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Author Topic: What Is The Difference (If Any)  (Read 5599 times)

Mac Kerr

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Re: What Is The Difference (If Any)
« Reply #10 on: October 31, 2010, 03:24:00 pm »

Canute J. Chiverton wrote on Wed, 08 September 2010 18:36

Mac Kerr wrote on Wed, 08 September 2010 17:12

Canute J. Chiverton wrote on Wed, 08 September 2010 18:06

what is the difference between a Sub, A Woofer and A Low Frequency Transducer?


A sub(woofer) and a woofer are both low frequency transducers. A woofer is usually the low frequency part of a full range system. A subwoofer is a speaker that covers the part of the audio spectrum lower in frequency than the woofer.

Mac

Given your response, would you then consider a Low Frequency Transducer operating in the Frequency Range of 35HZ a Sub Woofer?


Not if the next higher section of the system was the mids. A full range system should consist of either lows, mids and highs (3 way) or lows and highs (2 way), and a sub would fill out the very low frequencies that the full range system lacks.

This question may as well be "how many angels can dance on the head of a pin?". There is no definitive answer.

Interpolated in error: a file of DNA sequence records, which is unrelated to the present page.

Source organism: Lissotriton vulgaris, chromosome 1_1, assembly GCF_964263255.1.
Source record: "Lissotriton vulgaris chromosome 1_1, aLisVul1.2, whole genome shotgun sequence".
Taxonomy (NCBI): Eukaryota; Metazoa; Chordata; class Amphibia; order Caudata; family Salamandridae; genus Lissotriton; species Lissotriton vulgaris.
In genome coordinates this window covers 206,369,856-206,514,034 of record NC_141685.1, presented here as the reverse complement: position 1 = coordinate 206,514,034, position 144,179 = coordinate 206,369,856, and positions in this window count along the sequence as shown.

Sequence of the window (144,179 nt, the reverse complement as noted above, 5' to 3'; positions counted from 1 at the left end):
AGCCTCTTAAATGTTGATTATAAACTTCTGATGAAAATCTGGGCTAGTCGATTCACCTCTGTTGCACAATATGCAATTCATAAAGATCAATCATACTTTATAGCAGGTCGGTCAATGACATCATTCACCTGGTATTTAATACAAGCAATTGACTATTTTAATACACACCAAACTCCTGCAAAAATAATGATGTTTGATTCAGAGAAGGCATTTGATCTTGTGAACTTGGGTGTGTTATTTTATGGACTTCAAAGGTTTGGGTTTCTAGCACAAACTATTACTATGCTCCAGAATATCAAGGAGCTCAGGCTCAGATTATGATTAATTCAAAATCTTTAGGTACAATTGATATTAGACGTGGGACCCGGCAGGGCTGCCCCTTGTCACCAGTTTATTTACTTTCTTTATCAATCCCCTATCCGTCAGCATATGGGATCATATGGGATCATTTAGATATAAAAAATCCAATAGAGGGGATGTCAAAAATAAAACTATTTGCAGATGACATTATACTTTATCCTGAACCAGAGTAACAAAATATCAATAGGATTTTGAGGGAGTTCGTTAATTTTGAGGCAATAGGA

What is the system you are trying to find a description for?

Mac
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Mac Kerr

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Re: What Is The Reason (If Any)
« Reply #11 on: October 31, 2010, 03:25:14 pm »

Ed McFarland wrote on Sun, 31 October 2010 15:14

How about: sub does the lowest two or 2.5 octaves of audible sound?

Ed


If a full range system covers the lowest 2 octaves of audible sound, that does not make it a subwoofer.

Mac
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Ed McFarland

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Re: What Is The Reason (If Any)
« Reply #12 on: October 31, 2010, 03:41:17 pm »

Mac Kerr wrote on Sun, 31 October 2010 15:25

Ed McFarland wrote on Sun, 31 October 2010 15:14

How about: sub does the lowest two or 2.5 octaves of audible sound?

Ed


If a full range system covers the lowest 2 octaves of audible sound, that does not make it a subwoofer.

Mac


Was assuming 20 to ~80 Hz.  And yeah, I may have my octave ranges wrong and I know that when it goes that low you feel what you're hearing too.

Ed
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